Law enforcement, on the other hand, uses it hardly at all. And that’s a shame. Here’s why: unlike Facebook or Twitter, it’s totally professional.

I won’t go into great detail about all of LinkedIn’s features. Other bloggers, including Ari Herzog and Dan Schawbel, have done that, and you can find an entire blog related to the subject. (Be sure also to read a ConnectedCOPS description of how one police chief networks at the executive level.) But I’ve blogged before about expert branding, and LinkedIn is probably one of the best social tools to do that.

The digital forensic expert

I met Sgt. Danny Garcia on Twitter, as I began to follow digital forensic experts. A computer forensic lab supervisor for the Miami-Dade Police Department, he has created a LinkedIn profile pretty much in line with what is recommended: detailed with his current experience, making reference to previous assignments; taking advantage of features like Groups* (good for networking) and travel itineraries (likewise, only in person); and of course, updated with recent connections.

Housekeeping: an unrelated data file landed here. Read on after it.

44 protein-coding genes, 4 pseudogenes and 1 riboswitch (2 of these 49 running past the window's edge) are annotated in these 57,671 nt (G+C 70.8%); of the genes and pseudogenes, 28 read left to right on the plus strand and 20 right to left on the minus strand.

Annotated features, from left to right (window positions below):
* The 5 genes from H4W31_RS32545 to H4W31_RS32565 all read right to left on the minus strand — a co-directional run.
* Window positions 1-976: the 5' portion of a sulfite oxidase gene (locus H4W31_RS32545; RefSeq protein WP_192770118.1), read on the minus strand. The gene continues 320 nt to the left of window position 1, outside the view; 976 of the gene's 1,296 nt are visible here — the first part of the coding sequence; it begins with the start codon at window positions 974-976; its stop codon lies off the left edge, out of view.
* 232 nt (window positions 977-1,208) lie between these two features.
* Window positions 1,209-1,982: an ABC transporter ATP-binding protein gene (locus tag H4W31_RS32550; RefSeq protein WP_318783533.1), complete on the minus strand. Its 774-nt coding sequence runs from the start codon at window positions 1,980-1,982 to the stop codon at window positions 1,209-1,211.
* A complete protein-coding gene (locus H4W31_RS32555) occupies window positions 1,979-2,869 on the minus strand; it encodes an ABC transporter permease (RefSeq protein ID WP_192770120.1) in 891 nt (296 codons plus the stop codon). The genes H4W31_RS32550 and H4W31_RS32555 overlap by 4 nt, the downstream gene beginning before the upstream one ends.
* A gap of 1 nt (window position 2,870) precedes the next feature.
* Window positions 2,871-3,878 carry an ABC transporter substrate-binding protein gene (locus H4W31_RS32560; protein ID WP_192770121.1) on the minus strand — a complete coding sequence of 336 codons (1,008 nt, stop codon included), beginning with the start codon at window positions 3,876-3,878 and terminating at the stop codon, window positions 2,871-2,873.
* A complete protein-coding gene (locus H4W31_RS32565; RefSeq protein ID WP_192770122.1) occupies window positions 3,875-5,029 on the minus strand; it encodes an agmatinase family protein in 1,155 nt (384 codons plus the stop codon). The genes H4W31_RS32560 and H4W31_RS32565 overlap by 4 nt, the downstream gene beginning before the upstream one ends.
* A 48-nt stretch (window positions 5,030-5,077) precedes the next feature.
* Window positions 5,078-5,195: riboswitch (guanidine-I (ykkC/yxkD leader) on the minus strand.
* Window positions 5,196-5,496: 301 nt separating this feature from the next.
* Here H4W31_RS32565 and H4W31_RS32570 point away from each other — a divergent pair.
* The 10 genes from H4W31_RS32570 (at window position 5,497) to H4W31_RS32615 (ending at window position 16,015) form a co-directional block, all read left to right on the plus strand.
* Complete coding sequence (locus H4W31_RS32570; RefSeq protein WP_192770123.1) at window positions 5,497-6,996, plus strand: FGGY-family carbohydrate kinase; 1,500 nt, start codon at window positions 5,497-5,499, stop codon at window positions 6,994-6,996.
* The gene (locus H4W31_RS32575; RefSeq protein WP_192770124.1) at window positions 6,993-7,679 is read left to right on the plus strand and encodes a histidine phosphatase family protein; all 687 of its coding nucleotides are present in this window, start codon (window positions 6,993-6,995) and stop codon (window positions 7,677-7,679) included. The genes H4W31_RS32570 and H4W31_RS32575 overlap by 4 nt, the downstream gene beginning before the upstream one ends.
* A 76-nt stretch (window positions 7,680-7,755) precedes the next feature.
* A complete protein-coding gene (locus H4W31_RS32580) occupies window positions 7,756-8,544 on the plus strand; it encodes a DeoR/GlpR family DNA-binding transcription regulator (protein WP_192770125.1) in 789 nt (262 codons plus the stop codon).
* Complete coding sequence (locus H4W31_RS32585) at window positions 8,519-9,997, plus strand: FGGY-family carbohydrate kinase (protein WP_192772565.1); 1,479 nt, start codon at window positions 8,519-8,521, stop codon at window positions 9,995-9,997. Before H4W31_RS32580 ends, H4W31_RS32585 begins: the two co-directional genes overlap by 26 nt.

What makes a law enforcement power user of LinkedIn? “I was reluctant to join at first,” Garcia told me. “A friend of over 20 years, a private forensic photographer (@wymanent), referred me about a year ago. I found it was the easiest way to keep in touch with professional contacts.”